Financial Straights Shouldn’t Deter Giant Celebration

Casey Miller, Sports Editor

For the second time in three years, the San Francisco Giants have won the coveted World Series trophy.  Numerous celebrations have been held since the team defeated the Detroit Tigers 4-3 in the tenth inning of the deciding game on October 28th.  Taco Bell served up free Doritos Locos Tacos for a few hours across the country as a result of Angel Pagan stealing a base.  As per usual, there was a massive parade in San Francisco on October 31st to celebrate the sweep of the Tigers.

Most people were happy with the celebrations and some even took the day off to witness the parade.  However, it has become an issue for the Acalanes school district.  Every time a student is absent, the district loses money.

Who wouldn’t want to go to a parade in the city with friends and celebrate the Giants victory?  Freshman Lauren Torres said, “If you are a true fan, you go to the parade.  I’ve been a fan as long as I can remember.”

Eighteen year old seniors are able to sign themselves out and drive themselves into the city.

For some, the only things holding them back from skipping class might have been a big test or their parents not allowing them to miss school.  Sophomore Chris Wilson said, “My dad wouldn’t let me go, because I’d be missing classes like AP Euro.”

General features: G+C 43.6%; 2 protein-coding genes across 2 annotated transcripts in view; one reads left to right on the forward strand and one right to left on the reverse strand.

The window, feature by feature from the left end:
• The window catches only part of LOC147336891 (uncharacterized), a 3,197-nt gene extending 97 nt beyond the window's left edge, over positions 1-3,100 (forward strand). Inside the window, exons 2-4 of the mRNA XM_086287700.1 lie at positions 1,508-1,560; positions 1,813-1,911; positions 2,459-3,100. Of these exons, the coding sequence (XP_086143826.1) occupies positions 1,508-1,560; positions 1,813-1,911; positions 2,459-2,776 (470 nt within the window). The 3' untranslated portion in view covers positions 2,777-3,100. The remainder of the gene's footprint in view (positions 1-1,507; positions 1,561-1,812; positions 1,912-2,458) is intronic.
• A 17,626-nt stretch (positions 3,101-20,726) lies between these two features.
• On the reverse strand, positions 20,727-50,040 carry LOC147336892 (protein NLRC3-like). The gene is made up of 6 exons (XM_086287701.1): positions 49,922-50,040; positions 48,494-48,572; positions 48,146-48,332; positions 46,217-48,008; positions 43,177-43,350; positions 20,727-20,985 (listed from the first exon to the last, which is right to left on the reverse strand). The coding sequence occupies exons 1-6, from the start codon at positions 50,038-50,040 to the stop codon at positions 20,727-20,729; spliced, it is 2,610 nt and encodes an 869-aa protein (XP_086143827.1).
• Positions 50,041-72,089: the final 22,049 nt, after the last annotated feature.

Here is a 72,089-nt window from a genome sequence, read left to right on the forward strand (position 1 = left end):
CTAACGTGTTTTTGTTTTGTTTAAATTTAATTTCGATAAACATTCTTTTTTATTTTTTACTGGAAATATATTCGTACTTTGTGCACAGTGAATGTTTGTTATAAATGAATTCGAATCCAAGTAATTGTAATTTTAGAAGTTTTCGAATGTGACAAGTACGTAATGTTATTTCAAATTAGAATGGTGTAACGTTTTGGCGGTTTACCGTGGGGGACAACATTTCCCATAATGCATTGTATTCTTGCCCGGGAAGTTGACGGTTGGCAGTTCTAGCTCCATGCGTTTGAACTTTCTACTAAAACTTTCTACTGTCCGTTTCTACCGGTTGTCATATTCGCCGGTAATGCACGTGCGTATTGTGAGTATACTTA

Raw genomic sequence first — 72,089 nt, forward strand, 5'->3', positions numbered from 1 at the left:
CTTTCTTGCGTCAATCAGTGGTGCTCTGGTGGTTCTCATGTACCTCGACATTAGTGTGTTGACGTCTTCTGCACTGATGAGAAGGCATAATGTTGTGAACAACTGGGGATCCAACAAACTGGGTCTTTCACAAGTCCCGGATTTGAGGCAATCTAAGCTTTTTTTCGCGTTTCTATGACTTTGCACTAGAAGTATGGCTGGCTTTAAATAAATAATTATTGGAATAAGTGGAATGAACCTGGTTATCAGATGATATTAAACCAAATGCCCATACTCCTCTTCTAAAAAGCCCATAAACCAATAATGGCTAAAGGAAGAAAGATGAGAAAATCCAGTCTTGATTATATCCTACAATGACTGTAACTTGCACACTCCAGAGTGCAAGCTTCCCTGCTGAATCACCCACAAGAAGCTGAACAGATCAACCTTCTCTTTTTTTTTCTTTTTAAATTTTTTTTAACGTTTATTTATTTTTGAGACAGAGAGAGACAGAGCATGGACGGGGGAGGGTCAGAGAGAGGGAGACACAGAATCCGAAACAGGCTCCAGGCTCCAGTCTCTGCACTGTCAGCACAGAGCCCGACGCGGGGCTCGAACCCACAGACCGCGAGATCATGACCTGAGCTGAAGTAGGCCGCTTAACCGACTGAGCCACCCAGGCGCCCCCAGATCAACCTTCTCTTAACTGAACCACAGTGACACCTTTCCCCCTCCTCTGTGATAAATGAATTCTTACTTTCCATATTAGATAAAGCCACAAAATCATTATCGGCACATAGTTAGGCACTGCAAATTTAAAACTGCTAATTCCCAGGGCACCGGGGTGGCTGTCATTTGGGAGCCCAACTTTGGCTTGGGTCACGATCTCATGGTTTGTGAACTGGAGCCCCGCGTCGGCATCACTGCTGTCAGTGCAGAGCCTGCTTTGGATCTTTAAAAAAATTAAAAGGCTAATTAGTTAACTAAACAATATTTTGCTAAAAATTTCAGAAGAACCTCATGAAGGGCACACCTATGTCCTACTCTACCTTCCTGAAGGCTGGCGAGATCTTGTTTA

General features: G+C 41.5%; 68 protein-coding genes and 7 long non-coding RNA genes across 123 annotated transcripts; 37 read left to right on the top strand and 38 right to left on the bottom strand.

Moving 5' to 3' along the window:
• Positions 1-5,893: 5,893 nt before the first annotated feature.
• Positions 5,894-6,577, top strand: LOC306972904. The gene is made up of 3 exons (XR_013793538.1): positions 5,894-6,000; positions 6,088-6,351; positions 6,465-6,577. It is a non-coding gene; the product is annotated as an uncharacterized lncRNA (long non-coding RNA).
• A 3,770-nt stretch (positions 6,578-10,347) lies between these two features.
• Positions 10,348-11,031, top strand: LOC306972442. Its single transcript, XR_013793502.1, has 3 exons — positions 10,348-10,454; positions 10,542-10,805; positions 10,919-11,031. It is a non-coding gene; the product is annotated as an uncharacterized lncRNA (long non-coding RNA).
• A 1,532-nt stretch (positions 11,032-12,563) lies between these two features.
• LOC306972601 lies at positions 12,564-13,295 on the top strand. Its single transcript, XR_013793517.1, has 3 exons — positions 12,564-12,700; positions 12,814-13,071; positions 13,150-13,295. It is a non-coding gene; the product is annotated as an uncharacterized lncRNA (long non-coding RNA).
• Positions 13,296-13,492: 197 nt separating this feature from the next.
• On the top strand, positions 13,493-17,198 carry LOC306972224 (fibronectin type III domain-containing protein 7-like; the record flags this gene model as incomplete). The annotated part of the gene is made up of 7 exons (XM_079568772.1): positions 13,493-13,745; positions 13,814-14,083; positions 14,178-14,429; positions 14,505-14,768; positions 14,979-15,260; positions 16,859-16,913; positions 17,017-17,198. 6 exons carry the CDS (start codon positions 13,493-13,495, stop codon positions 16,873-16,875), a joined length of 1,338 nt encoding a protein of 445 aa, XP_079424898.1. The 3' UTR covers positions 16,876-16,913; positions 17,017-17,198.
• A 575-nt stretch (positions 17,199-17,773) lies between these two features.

But did anyone actually consider the consequences that taking a day off had on the school?  It’s doubtful.
It’s not often someone can say that their home team won the World Series and they have a chance to go to a parade with the rest of the team’s dedicated fans.  It’s happened twice in the past three years — but think about how long that took to happen: The Giants have resided in San Francisco since 1958, but until 2010 the city had not enjoyed a world championship season.

While the loss of funds is unfortunate, once (or twice) in a lifetime moments shouldn’t be overlooked. I say, you should have been out there partying with rest of the baseball fans in the Bay Area.

If you do feel guilty about the funding lost to the school for your absence, then send a check for $28 to the district office.  That’s the approximate amount per student, the district loses for every student absence.